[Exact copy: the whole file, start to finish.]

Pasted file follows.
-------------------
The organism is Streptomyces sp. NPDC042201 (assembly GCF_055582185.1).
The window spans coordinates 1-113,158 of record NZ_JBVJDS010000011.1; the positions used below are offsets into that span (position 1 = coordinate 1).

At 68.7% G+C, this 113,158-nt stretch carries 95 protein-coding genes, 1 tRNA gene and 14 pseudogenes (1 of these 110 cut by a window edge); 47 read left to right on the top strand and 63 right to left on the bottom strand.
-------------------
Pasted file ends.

The organism is Streptomyces sp. NPDC042201 (assembly GCF_055582185.1).
The window spans coordinates 1-113,158 of record NZ_JBVJDS010000011.1; the positions used below are offsets into that span (position 1 = coordinate 1).

At 68.7% G+C, this 113,158-nt stretch carries 95 protein-coding genes, 1 tRNA gene and 14 pseudogenes (1 of these 110 cut by a window edge); 47 read left to right on the top strand and 63 right to left on the bottom strand.